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Testing what students actually learn

How much impact do improvements to teaching methods and curriculum reforms actually make? To help education officials better understand the link between quality upgrades and how children grasp new information, the UNICEF Regional Office initiated a pilot programme to test the knowledge level of primary school students. Low scores would suggest needed changes in either a curriculum or teaching methods, or both. The pilot programme involved organizing a workshop for 11 UNICEF country offices and their education ministry counterparts to train ministry officials on how to create the specific tests and how to analyse the results. Eight countries (China, Indonesia, Mongolia, Myanmar, DPR Korea, Philippines, Timor-Leste and Viet Nam) and the Pacific country office completed the pilot exam in 25 schools.

“We provided experts who could help build the capabilities of ministry officials for creating innovative tests and for analysing the results,” explains Cliff Meyers, UNICEF Regional Advisor for Education. “And now many countries are going much further on their own initiative and resources.”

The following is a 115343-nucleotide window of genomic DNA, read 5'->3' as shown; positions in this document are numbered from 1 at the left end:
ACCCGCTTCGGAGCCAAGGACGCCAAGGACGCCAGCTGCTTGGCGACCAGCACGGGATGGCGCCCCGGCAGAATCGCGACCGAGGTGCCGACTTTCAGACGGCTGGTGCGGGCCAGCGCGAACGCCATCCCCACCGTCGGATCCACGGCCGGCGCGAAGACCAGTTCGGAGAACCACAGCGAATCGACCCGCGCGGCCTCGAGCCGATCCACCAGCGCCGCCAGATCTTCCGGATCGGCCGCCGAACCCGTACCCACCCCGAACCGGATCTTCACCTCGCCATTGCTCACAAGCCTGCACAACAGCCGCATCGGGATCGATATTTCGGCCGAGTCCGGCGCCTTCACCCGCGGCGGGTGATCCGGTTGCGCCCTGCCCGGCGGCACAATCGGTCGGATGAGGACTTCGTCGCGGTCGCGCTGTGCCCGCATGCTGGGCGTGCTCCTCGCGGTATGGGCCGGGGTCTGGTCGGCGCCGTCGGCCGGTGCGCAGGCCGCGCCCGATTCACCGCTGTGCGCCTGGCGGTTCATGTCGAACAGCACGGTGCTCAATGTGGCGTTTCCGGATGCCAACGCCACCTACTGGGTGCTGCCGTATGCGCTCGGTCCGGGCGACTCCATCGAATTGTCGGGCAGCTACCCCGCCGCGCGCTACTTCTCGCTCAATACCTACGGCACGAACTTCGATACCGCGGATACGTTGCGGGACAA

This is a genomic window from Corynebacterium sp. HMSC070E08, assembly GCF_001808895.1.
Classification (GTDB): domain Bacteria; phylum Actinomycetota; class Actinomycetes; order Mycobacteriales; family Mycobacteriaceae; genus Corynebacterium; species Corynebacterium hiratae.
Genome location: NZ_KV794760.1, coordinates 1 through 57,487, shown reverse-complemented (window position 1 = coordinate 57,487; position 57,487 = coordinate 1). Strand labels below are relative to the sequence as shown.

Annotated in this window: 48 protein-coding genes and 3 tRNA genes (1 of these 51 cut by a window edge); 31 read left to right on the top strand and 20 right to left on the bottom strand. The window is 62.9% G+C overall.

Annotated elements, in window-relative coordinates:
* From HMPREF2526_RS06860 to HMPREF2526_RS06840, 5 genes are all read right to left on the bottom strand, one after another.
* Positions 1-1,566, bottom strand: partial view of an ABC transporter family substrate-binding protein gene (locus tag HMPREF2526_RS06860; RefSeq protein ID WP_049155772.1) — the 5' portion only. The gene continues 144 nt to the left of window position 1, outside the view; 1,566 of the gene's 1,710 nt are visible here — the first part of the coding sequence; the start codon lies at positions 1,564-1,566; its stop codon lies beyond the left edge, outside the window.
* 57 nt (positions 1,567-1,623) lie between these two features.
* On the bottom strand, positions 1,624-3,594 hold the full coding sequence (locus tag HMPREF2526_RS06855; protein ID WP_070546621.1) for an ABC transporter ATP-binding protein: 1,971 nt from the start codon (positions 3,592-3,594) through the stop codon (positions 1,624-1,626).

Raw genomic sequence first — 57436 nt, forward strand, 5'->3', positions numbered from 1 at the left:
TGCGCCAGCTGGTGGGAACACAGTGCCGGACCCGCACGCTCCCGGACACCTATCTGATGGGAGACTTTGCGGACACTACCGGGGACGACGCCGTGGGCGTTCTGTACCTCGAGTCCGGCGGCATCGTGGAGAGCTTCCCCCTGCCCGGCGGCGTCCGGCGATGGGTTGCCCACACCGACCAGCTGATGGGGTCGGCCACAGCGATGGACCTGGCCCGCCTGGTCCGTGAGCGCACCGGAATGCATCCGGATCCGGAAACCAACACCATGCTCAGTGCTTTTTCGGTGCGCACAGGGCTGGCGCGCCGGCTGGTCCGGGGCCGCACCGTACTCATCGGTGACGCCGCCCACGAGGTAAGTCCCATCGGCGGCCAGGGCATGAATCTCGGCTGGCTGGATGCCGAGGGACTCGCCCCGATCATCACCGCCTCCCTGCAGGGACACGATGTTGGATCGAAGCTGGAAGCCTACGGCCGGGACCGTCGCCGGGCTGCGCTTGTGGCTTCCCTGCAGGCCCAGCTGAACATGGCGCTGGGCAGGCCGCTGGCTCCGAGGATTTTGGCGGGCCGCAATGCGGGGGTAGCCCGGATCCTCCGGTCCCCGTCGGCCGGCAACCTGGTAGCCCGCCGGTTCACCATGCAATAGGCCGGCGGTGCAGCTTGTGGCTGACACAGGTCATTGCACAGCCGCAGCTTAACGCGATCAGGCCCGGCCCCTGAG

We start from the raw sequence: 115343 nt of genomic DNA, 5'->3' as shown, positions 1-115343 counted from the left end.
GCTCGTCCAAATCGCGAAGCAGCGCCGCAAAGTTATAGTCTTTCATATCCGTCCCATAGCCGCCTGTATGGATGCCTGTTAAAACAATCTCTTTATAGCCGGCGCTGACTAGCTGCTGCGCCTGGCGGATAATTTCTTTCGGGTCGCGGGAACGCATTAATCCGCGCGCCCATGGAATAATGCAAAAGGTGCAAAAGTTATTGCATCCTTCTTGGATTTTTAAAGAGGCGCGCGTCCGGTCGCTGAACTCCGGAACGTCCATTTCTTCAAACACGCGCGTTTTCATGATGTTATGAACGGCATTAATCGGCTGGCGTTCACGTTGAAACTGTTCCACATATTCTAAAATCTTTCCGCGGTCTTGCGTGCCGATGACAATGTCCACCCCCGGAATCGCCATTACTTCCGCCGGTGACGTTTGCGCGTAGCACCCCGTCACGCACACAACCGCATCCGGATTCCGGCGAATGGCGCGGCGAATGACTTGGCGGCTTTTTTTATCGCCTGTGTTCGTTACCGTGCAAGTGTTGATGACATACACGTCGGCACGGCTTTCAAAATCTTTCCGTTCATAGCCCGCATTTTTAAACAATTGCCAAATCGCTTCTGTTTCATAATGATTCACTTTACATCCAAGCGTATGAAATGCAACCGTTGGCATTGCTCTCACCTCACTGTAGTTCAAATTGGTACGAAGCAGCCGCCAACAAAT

Myanmar, for example, has expanded the testing to 250 schools as a baseline for a child-friendly school project; DPR Korea is using its findings to revise its national primary math curriculum; China is modifying its teacher training; and the Philippines is modifying its national examination system.

 

 

 

 

Additional reading

For more information (especially on the use of SOLO taxonomy for item preparation and the use of Rasch for analysis), see the East Asia Learning Achievement Study. (forthcoming)


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